Sources: Bankrate.com & REALTOR® Magazine
Access to mortgage credit is at its highest level in three years, and credit standards are expected to loosen even more this year, according to a newly released index by the Mortgage Bankers Association.
The Mortgage Bankers Association index rose to a 114 reading in March of this year, which is the highest reading in the gauge’s three year history.
Mortgage underwriting standards have gotten easier over the last two to three years, but nowhere near the loose standards of the 2005 and 2006 era.
Nearly 17 percent of the large banks recently eased their credit standards for prime purchase mortgages, while 5.6 percent have tightened their standards. The remaining banks have left their standards the same. This information comes from the Federal Reserve’s recent senior loan officer survey.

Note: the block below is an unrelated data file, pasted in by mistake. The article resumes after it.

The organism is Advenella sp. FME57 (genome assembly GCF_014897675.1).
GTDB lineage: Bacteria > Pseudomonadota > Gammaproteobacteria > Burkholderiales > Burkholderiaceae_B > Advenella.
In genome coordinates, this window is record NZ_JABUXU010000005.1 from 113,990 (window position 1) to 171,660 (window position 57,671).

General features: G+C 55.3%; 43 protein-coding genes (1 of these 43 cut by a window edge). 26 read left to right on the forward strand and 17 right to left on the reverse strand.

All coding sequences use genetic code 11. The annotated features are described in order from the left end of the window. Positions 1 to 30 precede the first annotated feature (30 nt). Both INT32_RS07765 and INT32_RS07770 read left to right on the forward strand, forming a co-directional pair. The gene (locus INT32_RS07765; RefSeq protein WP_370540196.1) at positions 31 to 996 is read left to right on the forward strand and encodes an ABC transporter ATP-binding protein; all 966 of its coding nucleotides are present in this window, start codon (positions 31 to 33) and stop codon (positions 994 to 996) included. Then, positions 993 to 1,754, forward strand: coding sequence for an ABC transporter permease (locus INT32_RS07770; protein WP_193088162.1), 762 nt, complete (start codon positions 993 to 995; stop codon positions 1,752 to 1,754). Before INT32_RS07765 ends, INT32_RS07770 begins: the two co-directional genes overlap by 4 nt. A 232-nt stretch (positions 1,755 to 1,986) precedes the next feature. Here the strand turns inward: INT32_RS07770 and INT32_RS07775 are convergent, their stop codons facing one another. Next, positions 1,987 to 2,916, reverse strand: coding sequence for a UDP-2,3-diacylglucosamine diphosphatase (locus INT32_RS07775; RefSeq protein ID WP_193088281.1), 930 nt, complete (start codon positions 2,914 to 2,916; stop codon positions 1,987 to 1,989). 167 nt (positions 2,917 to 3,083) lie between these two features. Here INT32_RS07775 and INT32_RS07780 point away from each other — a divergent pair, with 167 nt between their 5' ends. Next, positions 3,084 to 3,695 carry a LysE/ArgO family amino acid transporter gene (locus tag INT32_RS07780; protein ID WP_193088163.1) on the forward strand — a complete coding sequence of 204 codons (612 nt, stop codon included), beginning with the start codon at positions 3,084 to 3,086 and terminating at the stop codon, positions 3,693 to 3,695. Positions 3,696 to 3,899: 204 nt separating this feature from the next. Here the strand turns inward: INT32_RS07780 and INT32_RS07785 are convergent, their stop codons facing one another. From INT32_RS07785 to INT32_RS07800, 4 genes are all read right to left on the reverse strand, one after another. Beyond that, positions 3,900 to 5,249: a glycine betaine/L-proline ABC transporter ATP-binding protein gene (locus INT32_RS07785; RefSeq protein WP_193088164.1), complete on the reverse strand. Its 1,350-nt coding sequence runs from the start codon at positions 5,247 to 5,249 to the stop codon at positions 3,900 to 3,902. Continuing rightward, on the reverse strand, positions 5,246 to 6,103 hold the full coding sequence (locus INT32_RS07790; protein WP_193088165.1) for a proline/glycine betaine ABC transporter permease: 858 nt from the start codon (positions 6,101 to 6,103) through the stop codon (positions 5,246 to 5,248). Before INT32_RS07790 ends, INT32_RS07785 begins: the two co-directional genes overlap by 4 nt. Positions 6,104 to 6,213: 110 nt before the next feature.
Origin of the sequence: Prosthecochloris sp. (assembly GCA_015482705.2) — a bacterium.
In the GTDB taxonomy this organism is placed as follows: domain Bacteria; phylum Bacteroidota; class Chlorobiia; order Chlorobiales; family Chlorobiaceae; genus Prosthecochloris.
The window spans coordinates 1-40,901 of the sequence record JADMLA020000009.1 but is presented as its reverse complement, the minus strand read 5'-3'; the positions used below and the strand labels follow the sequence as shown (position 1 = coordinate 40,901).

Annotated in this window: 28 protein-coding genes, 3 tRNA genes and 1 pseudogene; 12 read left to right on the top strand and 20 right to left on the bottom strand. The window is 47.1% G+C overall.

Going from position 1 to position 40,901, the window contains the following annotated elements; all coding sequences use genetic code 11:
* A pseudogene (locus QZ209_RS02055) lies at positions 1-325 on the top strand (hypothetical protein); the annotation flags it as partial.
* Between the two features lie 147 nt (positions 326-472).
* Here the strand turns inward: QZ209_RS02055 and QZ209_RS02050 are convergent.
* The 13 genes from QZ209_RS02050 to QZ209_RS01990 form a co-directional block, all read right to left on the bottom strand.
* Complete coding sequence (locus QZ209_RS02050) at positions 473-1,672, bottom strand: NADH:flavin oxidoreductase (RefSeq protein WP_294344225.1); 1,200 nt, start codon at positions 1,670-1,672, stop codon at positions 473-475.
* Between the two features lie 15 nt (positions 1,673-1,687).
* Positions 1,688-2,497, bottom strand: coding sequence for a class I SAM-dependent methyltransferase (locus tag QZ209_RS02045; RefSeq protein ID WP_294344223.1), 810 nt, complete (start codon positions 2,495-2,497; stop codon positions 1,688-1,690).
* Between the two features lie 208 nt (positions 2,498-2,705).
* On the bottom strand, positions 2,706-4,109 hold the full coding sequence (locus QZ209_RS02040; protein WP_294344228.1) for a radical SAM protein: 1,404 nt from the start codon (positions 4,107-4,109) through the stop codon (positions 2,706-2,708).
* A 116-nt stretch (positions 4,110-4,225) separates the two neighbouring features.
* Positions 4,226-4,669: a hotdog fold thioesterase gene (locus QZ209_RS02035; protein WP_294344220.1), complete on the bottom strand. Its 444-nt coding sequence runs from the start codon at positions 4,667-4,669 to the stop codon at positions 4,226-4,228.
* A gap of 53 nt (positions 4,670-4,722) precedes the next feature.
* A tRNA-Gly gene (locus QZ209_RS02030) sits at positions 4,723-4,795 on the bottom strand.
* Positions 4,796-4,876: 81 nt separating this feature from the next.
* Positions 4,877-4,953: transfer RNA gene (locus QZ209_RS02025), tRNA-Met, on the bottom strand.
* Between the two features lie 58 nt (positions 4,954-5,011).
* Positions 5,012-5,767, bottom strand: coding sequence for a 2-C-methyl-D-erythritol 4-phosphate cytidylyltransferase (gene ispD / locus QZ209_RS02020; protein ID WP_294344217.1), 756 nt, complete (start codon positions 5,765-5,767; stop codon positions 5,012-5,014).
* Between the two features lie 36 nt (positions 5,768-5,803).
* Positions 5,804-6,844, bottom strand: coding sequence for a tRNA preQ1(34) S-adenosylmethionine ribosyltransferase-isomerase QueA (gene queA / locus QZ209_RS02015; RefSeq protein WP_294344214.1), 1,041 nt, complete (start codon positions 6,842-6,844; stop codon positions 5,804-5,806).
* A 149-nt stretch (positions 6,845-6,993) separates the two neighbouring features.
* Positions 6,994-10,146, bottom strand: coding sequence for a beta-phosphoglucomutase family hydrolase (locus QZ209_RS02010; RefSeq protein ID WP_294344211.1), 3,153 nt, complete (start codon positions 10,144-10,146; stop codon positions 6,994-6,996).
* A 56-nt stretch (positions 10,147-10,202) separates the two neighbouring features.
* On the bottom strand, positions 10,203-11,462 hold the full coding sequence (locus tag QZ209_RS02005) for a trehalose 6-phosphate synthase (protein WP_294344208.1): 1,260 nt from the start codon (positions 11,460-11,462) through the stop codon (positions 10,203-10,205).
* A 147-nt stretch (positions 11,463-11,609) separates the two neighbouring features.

Source: Realty Biz News (4/14/2014)
The aging of the baby boomer generation may be mirrored by the aging of America’s housing stock. The U.S. Department of Housing and Urban Development’s American Housing Survey finds that the median age of an owner-occupied home in the United States was 35 years old in 2011. This was up from the median home age of 23 years in 1985.
More than 40 percent of the owner-occupies homes in the United States were built before 1969. Homes built from 2000 through 2009 account for only 15 percent of the owner-occupied housing stock.